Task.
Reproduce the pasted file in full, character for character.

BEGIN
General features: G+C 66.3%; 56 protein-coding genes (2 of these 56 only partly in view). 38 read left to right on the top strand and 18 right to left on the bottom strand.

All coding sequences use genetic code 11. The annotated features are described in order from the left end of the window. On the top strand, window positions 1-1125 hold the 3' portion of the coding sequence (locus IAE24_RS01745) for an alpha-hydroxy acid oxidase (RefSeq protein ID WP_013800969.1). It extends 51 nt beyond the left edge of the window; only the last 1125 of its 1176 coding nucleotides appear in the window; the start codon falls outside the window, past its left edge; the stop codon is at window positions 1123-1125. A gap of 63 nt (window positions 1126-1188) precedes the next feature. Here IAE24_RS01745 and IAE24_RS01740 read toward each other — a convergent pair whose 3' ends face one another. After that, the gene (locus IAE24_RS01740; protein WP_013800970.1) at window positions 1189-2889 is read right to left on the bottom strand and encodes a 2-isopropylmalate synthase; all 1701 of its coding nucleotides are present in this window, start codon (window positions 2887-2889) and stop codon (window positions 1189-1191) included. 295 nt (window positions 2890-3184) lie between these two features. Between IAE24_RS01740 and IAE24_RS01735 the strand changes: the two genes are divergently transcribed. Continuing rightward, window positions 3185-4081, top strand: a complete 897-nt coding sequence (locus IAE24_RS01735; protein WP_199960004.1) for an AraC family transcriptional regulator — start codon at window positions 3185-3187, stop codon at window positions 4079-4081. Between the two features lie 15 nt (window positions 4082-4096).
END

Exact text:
General features: G+C 66.3%; 56 protein-coding genes (2 of these 56 only partly in view). 38 read left to right on the top strand and 18 right to left on the bottom strand.

All coding sequences use genetic code 11. The annotated features are described in order from the left end of the window. On the top strand, window positions 1-1125 hold the 3' portion of the coding sequence (locus IAE24_RS01745) for an alpha-hydroxy acid oxidase (RefSeq protein ID WP_013800969.1). It extends 51 nt beyond the left edge of the window; only the last 1125 of its 1176 coding nucleotides appear in the window; the start codon falls outside the window, past its left edge; the stop codon is at window positions 1123-1125. A gap of 63 nt (window positions 1126-1188) precedes the next feature. Here IAE24_RS01745 and IAE24_RS01740 read toward each other — a convergent pair whose 3' ends face one another. After that, the gene (locus IAE24_RS01740; protein WP_013800970.1) at window positions 1189-2889 is read right to left on the bottom strand and encodes a 2-isopropylmalate synthase; all 1701 of its coding nucleotides are present in this window, start codon (window positions 2887-2889) and stop codon (window positions 1189-1191) included. 295 nt (window positions 2890-3184) lie between these two features. Between IAE24_RS01740 and IAE24_RS01735 the strand changes: the two genes are divergently transcribed. Continuing rightward, window positions 3185-4081, top strand: a complete 897-nt coding sequence (locus IAE24_RS01735; protein WP_199960004.1) for an AraC family transcriptional regulator — start codon at window positions 3185-3187, stop codon at window positions 4079-4081. Between the two features lie 15 nt (window positions 4082-4096).